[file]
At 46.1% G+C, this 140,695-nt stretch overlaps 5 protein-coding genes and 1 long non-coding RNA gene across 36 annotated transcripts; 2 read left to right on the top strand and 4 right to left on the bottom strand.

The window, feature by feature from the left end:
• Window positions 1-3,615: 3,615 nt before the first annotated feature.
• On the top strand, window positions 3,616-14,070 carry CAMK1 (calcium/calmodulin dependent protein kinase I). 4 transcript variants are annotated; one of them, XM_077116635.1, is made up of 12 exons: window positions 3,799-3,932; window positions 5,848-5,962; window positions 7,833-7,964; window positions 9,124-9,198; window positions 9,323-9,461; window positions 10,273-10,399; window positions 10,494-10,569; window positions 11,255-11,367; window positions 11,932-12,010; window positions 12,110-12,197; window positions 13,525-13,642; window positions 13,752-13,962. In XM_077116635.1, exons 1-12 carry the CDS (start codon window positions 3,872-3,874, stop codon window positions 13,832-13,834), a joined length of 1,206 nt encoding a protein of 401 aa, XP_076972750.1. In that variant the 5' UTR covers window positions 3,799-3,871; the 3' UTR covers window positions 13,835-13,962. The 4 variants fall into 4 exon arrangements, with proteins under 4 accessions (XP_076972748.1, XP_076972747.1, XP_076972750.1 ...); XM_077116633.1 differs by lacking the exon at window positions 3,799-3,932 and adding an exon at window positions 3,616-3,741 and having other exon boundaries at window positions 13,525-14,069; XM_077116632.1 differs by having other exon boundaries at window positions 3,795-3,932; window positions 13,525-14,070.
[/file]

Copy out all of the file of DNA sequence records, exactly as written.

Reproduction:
At 46.1% G+C, this 140,695-nt stretch overlaps 5 protein-coding genes and 1 long non-coding RNA gene across 36 annotated transcripts; 2 read left to right on the top strand and 4 right to left on the bottom strand.

The window, feature by feature from the left end:
• Window positions 1-3,615: 3,615 nt before the first annotated feature.
• On the top strand, window positions 3,616-14,070 carry CAMK1 (calcium/calmodulin dependent protein kinase I). 4 transcript variants are annotated; one of them, XM_077116635.1, is made up of 12 exons: window positions 3,799-3,932; window positions 5,848-5,962; window positions 7,833-7,964; window positions 9,124-9,198; window positions 9,323-9,461; window positions 10,273-10,399; window positions 10,494-10,569; window positions 11,255-11,367; window positions 11,932-12,010; window positions 12,110-12,197; window positions 13,525-13,642; window positions 13,752-13,962. In XM_077116635.1, exons 1-12 carry the CDS (start codon window positions 3,872-3,874, stop codon window positions 13,832-13,834), a joined length of 1,206 nt encoding a protein of 401 aa, XP_076972750.1. In that variant the 5' UTR covers window positions 3,799-3,871; the 3' UTR covers window positions 13,835-13,962. The 4 variants fall into 4 exon arrangements, with proteins under 4 accessions (XP_076972748.1, XP_076972747.1, XP_076972750.1 ...); XM_077116633.1 differs by lacking the exon at window positions 3,799-3,932 and adding an exon at window positions 3,616-3,741 and having other exon boundaries at window positions 13,525-14,069; XM_077116632.1 differs by having other exon boundaries at window positions 3,795-3,932; window positions 13,525-14,070.